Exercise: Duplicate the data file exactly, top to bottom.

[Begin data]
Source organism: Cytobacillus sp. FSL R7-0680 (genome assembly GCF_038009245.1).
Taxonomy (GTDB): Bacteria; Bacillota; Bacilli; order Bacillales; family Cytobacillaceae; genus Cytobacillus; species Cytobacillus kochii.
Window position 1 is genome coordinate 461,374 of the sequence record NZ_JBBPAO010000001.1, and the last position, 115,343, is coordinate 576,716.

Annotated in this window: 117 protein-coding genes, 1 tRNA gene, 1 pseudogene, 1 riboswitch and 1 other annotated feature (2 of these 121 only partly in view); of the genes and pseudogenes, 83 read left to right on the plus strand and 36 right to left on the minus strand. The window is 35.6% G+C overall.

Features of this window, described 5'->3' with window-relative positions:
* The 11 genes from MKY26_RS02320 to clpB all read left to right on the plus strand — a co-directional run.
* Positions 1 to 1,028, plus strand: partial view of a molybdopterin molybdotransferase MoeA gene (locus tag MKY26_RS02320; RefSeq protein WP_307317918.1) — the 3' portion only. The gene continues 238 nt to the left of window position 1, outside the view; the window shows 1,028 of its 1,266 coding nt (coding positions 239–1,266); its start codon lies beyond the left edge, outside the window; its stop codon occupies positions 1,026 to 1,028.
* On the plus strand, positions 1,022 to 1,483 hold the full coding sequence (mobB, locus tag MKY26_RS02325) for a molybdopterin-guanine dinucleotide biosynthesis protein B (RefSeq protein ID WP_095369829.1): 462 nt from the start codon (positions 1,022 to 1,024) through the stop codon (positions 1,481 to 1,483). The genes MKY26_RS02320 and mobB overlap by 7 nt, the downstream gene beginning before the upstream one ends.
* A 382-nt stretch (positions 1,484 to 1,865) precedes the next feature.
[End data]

Source organism: Cytobacillus sp. FSL R7-0680 (genome assembly GCF_038009245.1).
Taxonomy (GTDB): Bacteria; Bacillota; Bacilli; order Bacillales; family Cytobacillaceae; genus Cytobacillus; species Cytobacillus kochii.
Window position 1 is genome coordinate 461,374 of the sequence record NZ_JBBPAO010000001.1, and the last position, 115,343, is coordinate 576,716.

Annotated in this window: 117 protein-coding genes, 1 tRNA gene, 1 pseudogene, 1 riboswitch and 1 other annotated feature (2 of these 121 only partly in view); of the genes and pseudogenes, 83 read left to right on the plus strand and 36 right to left on the minus strand. The window is 35.6% G+C overall.

Features of this window, described 5'->3' with window-relative positions:
* The 11 genes from MKY26_RS02320 to clpB all read left to right on the plus strand — a co-directional run.
* Positions 1 to 1,028, plus strand: partial view of a molybdopterin molybdotransferase MoeA gene (locus tag MKY26_RS02320; RefSeq protein WP_307317918.1) — the 3' portion only. The gene continues 238 nt to the left of window position 1, outside the view; the window shows 1,028 of its 1,266 coding nt (coding positions 239–1,266); its start codon lies beyond the left edge, outside the window; its stop codon occupies positions 1,026 to 1,028.
* On the plus strand, positions 1,022 to 1,483 hold the full coding sequence (mobB, locus tag MKY26_RS02325) for a molybdopterin-guanine dinucleotide biosynthesis protein B (RefSeq protein ID WP_095369829.1): 462 nt from the start codon (positions 1,022 to 1,024) through the stop codon (positions 1,481 to 1,483). The genes MKY26_RS02320 and mobB overlap by 7 nt, the downstream gene beginning before the upstream one ends.
* A 382-nt stretch (positions 1,484 to 1,865) precedes the next feature.